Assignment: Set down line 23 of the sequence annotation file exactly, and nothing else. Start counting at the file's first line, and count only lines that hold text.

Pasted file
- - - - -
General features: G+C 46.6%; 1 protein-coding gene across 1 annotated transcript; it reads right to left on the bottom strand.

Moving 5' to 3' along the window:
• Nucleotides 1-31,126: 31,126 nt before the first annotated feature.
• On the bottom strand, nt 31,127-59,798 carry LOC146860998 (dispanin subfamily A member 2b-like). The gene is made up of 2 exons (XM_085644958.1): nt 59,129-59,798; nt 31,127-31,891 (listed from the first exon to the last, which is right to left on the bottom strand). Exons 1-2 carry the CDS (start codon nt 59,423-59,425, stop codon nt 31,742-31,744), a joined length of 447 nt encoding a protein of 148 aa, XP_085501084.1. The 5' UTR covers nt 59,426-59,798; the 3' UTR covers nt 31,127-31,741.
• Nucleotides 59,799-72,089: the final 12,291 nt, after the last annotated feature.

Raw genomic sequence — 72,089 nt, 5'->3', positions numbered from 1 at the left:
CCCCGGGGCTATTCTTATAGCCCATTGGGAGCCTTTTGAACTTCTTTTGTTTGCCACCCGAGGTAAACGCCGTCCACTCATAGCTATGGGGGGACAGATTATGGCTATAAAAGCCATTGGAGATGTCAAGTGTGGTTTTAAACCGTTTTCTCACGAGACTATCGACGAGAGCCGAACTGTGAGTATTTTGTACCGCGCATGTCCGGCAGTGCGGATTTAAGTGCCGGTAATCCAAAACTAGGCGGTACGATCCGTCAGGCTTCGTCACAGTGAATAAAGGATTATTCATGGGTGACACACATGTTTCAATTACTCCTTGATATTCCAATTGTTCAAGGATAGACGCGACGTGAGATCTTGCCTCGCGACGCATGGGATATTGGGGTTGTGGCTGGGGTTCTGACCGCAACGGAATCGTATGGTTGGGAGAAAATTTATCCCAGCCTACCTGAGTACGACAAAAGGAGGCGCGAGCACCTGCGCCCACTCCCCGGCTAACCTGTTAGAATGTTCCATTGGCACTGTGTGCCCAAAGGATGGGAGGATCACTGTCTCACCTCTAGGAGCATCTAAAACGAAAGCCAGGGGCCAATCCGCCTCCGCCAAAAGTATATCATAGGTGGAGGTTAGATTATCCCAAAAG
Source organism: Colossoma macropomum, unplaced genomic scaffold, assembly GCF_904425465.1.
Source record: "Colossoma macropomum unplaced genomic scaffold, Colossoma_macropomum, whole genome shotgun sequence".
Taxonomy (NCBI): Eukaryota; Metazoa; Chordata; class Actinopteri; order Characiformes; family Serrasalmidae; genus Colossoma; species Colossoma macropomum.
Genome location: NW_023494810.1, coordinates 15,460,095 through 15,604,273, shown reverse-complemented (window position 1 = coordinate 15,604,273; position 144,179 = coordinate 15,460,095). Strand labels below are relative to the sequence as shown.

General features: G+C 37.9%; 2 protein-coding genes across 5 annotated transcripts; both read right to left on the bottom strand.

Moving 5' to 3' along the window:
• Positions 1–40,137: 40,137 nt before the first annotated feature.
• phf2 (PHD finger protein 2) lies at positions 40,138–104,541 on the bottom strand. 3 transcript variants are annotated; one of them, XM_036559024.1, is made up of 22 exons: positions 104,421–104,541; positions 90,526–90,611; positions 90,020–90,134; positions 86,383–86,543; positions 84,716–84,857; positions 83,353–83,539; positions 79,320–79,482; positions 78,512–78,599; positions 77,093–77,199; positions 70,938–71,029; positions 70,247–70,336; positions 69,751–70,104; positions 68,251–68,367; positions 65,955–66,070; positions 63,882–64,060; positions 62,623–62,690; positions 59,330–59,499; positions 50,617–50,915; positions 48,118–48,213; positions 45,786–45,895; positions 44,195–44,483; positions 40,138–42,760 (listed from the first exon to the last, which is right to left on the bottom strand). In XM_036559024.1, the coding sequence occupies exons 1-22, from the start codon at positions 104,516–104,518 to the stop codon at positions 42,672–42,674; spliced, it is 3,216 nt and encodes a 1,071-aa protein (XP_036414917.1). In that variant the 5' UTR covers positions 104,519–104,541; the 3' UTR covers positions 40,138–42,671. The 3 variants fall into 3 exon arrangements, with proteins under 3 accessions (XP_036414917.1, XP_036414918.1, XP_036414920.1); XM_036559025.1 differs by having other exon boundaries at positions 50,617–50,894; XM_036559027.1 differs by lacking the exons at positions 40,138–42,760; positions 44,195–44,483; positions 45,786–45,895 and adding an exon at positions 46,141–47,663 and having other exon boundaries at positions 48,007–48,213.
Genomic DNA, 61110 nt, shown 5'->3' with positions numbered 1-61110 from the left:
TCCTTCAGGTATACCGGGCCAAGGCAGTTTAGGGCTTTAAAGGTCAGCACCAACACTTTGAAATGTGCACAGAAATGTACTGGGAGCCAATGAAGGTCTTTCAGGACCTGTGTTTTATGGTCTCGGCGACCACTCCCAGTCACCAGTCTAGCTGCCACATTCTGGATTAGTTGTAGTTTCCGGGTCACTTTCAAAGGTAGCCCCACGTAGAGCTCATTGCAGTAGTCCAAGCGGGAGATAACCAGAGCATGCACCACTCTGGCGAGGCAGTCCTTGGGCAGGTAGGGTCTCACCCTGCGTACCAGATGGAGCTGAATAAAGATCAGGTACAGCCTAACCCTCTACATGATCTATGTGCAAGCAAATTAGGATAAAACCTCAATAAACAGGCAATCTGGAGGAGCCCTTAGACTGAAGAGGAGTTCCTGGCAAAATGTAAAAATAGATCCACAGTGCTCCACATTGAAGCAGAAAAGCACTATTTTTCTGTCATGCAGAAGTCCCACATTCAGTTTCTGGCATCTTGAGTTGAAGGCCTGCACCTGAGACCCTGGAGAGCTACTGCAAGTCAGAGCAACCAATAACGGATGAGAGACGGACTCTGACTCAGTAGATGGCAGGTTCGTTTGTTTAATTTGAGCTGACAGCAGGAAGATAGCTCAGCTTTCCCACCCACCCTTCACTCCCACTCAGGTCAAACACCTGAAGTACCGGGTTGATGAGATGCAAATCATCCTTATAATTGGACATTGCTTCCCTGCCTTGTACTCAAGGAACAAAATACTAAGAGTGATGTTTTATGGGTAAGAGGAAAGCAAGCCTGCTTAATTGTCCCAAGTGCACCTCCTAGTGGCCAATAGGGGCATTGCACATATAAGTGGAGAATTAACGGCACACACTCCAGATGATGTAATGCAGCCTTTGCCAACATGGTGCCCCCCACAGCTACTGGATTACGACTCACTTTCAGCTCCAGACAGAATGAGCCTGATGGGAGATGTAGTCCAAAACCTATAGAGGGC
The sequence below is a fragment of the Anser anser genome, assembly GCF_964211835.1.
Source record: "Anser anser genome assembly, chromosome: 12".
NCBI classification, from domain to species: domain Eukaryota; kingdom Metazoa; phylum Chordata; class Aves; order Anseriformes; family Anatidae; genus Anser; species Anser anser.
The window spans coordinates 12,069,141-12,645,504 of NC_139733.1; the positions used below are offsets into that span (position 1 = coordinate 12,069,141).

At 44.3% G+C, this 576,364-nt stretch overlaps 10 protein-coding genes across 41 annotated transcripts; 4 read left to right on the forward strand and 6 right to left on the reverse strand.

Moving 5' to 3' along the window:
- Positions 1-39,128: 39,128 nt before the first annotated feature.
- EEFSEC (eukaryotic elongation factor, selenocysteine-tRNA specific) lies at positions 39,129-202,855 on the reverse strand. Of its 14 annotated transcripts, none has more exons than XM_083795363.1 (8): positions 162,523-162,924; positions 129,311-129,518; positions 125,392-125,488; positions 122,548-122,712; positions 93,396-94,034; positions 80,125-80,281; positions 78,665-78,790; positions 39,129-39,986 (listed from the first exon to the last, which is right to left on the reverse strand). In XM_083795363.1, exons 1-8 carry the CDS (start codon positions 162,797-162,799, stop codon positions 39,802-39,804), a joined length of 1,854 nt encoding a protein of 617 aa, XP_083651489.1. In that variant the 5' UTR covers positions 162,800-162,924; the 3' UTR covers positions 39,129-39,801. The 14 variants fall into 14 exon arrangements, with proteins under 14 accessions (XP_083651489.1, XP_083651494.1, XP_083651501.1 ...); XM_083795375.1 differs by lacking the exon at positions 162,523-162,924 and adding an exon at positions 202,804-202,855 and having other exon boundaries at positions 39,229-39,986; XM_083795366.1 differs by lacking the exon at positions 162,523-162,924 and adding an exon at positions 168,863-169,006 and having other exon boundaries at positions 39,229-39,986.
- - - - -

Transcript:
Moving 5' to 3' along the window: